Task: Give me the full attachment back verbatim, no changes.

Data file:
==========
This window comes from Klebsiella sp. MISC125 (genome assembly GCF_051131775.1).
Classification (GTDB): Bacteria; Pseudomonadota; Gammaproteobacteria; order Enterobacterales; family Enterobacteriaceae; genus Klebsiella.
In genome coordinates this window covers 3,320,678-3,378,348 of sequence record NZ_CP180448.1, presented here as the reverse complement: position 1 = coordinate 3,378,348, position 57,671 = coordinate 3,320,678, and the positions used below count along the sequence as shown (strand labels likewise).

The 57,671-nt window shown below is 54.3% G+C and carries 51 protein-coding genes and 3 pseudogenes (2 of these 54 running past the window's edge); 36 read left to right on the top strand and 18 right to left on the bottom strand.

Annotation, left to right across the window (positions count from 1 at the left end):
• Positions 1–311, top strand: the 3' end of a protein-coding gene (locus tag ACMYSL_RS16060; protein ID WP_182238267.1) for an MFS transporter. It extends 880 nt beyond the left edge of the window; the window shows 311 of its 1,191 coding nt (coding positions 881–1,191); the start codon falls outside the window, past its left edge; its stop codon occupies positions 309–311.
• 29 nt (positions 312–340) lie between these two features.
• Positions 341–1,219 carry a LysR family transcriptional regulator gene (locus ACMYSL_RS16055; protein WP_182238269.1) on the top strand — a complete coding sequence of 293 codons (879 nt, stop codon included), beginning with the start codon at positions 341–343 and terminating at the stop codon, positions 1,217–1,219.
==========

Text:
This window comes from Klebsiella sp. MISC125 (genome assembly GCF_051131775.1).
Classification (GTDB): Bacteria; Pseudomonadota; Gammaproteobacteria; order Enterobacterales; family Enterobacteriaceae; genus Klebsiella.
In genome coordinates this window covers 3,320,678-3,378,348 of sequence record NZ_CP180448.1, presented here as the reverse complement: position 1 = coordinate 3,378,348, position 57,671 = coordinate 3,320,678, and the positions used below count along the sequence as shown (strand labels likewise).

The 57,671-nt window shown below is 54.3% G+C and carries 51 protein-coding genes and 3 pseudogenes (2 of these 54 running past the window's edge); 36 read left to right on the top strand and 18 right to left on the bottom strand.

Annotation, left to right across the window (positions count from 1 at the left end):
• Positions 1–311, top strand: the 3' end of a protein-coding gene (locus tag ACMYSL_RS16060; protein ID WP_182238267.1) for an MFS transporter. It extends 880 nt beyond the left edge of the window; the window shows 311 of its 1,191 coding nt (coding positions 881–1,191); the start codon falls outside the window, past its left edge; its stop codon occupies positions 309–311.
• 29 nt (positions 312–340) lie between these two features.
• Positions 341–1,219 carry a LysR family transcriptional regulator gene (locus ACMYSL_RS16055; protein WP_182238269.1) on the top strand — a complete coding sequence of 293 codons (879 nt, stop codon included), beginning with the start codon at positions 341–343 and terminating at the stop codon, positions 1,217–1,219.